January 28, 2015 at 7:52 am #96100d1u000000rpp3@firstname.lastname@example.orgParticipant
Just thought I’d post the results here as well.
Question 1: Has/is SmartMusic an effective practice and assessment tool in your program? (15 Responses)
Yes – 11
No – 4
Question 2: How was student reception to SmartMusic, especially in regards to practicing at home and the upfront financial cost? (13 Responses)
Very Receptive – 1
Somewhat Receptive – 9
Not Receptive – 2
Resistant – 1
Question 3: How was parent reception to SmartMusic, especially in regards to practicing at home and the upfront financial cost? (13 Responses)
Very Receptive – 1
Somewhat Receptive – 8
Not Receptive – 4
Resistant – 0
Question 4: Has this program made your job as an educator more effective and efficient?
Yes – 11
No – 3
Question 5: Does your School District offer financial support to students who cannot afford the program/microphone?
Yes, by providing assistance to Low Income Students – 1
Yes, by allowing practice room subscription access – 5
No, students are responsible for all cost – 4
Yes, District pays every subscription – 1
Question 6: Other Comments
+We tried it at the middle school level for a couple of years, and it was a pretty substantial flop. The testing was not always accurate, and our middle school director felt constrained to only pick music that was already on SmartMusic for his ensembles to utilize it fully.
+ I have used Smartmusic mostly to augment my teaching, and to track assessment. I don’t use it exclusively, but I bought practice room subscriptions and then the students do not have to purchase their own subscription. Just seemed to work better. My go-getter students also buy it for at home. I regularly use the rhythm ex. for class and individual use.
+ The biggest problem with implementing SmartMusic is internet access. The older versions only required occasional logons for updates etc. However, the new version requires access every time. Many rural kids do not have either the equipment and in many cases access to internet. As an in school practice/assessment tool it works great! It might also work well to get ipads with wifi to check out to “isolated” families.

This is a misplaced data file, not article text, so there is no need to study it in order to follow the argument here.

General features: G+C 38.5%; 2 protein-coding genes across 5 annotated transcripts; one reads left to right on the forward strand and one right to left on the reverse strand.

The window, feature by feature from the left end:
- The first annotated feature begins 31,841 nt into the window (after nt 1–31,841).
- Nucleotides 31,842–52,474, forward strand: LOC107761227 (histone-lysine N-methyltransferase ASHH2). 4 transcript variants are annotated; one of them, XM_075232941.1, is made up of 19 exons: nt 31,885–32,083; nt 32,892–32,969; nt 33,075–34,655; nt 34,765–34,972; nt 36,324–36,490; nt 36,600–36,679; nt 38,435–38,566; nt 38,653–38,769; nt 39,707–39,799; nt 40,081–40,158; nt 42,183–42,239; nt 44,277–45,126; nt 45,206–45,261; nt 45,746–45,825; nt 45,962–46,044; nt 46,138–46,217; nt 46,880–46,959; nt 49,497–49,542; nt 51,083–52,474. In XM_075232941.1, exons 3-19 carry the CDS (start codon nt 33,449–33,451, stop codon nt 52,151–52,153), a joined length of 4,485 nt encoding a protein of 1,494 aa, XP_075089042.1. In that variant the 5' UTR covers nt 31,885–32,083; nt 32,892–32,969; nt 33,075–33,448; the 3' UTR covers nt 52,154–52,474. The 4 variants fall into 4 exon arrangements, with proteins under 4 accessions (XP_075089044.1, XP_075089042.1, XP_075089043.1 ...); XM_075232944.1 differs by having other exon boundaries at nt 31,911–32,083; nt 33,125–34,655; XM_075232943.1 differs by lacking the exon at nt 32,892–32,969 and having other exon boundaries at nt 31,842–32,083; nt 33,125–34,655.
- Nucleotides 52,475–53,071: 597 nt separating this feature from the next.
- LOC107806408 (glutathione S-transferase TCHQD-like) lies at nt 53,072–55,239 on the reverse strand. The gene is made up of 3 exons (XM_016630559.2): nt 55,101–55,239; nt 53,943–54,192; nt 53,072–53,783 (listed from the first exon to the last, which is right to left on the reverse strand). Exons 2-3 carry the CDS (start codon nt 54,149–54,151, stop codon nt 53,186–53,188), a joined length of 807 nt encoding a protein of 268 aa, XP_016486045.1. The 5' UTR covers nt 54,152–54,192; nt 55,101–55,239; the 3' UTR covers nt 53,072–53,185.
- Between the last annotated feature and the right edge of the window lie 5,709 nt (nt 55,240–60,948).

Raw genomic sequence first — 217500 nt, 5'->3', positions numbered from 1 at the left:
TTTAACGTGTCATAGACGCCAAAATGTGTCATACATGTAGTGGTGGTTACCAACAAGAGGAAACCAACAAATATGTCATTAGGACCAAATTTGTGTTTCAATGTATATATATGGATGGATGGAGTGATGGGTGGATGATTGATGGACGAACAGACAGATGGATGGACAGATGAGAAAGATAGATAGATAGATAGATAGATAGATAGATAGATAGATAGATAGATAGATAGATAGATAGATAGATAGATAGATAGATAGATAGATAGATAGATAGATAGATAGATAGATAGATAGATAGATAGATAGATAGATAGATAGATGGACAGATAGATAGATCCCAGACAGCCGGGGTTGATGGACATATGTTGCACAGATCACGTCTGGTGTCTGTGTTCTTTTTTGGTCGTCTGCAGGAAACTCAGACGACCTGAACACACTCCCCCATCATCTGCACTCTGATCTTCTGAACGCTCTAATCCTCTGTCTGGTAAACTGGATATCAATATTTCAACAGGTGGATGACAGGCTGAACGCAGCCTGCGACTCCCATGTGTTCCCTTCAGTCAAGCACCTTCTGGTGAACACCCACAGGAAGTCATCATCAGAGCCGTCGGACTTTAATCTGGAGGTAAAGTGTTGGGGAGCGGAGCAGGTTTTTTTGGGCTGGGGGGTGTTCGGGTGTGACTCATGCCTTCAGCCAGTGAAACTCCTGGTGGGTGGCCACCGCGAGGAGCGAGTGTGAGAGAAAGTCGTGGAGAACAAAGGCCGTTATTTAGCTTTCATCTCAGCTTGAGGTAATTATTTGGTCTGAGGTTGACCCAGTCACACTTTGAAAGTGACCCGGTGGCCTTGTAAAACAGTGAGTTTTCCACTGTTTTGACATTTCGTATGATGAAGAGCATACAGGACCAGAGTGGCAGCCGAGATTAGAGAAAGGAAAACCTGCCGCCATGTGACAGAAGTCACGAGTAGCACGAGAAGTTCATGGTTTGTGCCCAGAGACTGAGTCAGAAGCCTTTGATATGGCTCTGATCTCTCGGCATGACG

The biggest obstacle I found with administration is that it is a subscription and ongoing fee. However, I used it to my advantage in both Chug and Glendo.
+ This is an incredibly helpful tool for getting students to read music in our choir classrooms every day. It’s a little more difficult incorporating it into our band classrooms as the students can’t read the same piece on the screen due to their instruments. It’s far more valuable when it comes to solo/small ensemble season. We can allow students to go practice their pieces with less worry of them learning the piece wrong. This allows us to focus on more musical aspects of teaching music with the students as opposed to notes and rhythms. We’re still in the process of incorporating it into individual student’s homes due to the individual cost and interest.
+ We don’t have the student use SmartMusic at home. This is something that our district renews every year and we use in the classroom on a daily basis. I use it strictly for sight reading help, but I know of other teachers in the district using it to help with practice for solo and small ensemble type things as well.